In the Brain, Scientists Find New Clues to Treating Chronic Pain


Chronic Pain

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In the Brain, Scientists Find New Clues to Treating Chronic Pain Embedded electrodes capture brain activity linked to years of persistent pain Electrodes embedded in the brains of four people have captured a detailed and precise portrait of chronic pain.

The new work, published Monday in the journal Nature Neuroscience, points to brain regions that could be targets for future treatments, neuroscientists say, while adding to our understanding of why some people develop persistent, unyielding chronic pain. Scientists surgically implanted electrodes in the brains of four study participants who had struggled with mysterious searing pain in parts of their body for years. The researchers collected data for months, and used machine-learning models to sift through the data, ultimately pinpointing electric signals in the brain that corresponded to moments of high and low chronic pain in their study participants. The findings are a rare view of brain activity linked to chronic pain, a puzzling condition that afflicts millions of Americans.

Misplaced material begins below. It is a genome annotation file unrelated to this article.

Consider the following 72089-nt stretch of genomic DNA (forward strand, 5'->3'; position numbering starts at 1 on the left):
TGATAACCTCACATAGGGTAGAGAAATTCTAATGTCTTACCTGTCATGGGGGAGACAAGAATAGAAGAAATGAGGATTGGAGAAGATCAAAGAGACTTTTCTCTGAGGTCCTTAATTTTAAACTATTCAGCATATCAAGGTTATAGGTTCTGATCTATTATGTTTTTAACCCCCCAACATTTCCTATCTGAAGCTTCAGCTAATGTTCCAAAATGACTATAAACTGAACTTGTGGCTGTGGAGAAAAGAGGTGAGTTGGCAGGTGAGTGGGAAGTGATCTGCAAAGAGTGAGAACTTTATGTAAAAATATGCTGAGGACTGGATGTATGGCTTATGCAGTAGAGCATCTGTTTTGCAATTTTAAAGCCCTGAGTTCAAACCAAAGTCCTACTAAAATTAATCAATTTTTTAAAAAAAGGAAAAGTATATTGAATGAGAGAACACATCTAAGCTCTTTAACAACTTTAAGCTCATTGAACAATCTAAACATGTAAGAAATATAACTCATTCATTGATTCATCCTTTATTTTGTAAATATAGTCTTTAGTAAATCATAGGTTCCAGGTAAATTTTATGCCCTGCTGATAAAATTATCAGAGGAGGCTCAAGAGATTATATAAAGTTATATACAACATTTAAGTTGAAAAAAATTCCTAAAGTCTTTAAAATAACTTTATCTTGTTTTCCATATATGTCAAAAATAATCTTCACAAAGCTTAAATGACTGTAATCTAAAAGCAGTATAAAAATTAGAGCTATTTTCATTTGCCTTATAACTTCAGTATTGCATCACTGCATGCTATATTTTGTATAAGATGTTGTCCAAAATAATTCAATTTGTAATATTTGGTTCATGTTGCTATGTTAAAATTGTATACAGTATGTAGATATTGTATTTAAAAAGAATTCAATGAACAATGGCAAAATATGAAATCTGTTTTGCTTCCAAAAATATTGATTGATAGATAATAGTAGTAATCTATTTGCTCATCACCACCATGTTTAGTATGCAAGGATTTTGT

The team found that a section of the brain just behind the forehead lighted up with a low hum of electrical activity when the study participants were feeling chronic pain. But when participants touched a hot probe, another region of the brain was active, indicating that fleeting pain from an injury operates differently from chronic pain. 

“Chronic pain is actually its own separate disease that is not simply an extension of pain in general,” said study author Dr. Prasad Shirvalkar, a pain physician and neurologist at University of California San Francisco Medical Center.  

The study is a step toward an objective, universal measure of pain in a patient, Shirvalkar said, to augment the current method available to doctors: asking patients to rank their discomfort on a scale. 

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